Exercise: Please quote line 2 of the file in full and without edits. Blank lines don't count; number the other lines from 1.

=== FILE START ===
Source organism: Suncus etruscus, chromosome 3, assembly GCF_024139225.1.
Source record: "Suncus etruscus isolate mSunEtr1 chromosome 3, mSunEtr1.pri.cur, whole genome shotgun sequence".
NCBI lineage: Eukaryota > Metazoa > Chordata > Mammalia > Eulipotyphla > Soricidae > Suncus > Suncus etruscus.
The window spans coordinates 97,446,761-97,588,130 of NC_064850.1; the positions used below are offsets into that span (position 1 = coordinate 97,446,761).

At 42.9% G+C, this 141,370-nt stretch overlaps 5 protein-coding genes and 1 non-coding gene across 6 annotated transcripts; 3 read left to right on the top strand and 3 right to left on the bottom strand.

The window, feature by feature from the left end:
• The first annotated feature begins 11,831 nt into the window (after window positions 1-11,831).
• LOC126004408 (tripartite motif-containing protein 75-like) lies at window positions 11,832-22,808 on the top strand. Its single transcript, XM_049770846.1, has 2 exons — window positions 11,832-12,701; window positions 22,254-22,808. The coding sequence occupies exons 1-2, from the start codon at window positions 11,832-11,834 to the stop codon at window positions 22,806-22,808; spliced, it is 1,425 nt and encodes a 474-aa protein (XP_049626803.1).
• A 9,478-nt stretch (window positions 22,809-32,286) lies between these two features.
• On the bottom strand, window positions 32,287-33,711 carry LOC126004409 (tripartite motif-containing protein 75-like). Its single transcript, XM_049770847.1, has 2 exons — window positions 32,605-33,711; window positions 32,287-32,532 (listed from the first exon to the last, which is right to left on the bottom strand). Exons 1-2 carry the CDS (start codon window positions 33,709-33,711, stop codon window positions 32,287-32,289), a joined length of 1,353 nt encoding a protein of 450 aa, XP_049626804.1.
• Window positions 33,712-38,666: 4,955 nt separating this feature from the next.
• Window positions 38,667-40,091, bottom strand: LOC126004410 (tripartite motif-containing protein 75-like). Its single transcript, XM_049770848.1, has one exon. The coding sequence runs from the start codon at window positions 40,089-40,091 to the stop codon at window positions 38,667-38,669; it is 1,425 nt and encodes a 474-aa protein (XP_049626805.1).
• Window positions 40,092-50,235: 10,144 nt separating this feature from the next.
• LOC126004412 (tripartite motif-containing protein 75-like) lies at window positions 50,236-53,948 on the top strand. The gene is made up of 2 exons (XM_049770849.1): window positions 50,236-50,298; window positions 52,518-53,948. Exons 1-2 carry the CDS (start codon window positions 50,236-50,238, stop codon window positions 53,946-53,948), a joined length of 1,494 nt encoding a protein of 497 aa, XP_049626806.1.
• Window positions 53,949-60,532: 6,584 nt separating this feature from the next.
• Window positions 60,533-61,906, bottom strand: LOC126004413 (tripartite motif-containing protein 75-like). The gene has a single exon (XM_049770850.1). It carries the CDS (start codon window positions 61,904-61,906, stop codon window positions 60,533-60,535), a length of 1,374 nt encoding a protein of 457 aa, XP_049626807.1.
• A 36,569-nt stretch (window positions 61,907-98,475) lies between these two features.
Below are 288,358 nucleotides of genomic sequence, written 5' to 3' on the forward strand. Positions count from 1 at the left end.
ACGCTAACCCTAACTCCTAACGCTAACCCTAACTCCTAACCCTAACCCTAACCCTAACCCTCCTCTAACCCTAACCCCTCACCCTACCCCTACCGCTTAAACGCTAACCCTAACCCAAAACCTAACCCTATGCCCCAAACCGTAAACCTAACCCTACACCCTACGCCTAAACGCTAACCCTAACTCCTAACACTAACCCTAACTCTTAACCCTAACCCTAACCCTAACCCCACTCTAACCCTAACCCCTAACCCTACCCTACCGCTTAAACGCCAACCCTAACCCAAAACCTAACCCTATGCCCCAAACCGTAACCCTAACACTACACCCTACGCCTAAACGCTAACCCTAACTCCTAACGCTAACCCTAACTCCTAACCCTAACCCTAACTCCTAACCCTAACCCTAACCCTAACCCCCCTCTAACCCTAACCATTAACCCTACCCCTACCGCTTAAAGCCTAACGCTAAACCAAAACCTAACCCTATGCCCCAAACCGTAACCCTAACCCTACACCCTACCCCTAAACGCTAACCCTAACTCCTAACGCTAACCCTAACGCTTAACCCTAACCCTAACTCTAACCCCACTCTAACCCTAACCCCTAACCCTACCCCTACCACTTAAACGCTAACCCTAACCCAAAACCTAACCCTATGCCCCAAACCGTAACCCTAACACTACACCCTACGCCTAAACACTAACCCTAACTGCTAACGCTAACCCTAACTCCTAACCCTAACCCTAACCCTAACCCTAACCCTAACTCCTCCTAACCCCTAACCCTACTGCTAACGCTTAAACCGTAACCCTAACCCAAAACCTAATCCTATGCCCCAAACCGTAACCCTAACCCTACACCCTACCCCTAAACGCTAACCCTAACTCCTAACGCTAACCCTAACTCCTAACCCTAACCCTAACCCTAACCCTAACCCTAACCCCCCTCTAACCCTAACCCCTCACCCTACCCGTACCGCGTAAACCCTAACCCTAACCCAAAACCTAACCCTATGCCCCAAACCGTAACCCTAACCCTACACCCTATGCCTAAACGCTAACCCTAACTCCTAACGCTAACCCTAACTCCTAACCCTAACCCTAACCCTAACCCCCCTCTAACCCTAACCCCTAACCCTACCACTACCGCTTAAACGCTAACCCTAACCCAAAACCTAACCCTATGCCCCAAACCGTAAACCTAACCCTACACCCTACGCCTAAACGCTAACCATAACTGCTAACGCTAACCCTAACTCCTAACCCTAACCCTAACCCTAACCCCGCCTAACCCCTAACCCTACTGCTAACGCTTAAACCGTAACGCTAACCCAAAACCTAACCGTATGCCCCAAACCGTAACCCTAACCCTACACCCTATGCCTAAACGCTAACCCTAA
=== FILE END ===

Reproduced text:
Source record: "Suncus etruscus isolate mSunEtr1 chromosome 3, mSunEtr1.pri.cur, whole genome shotgun sequence".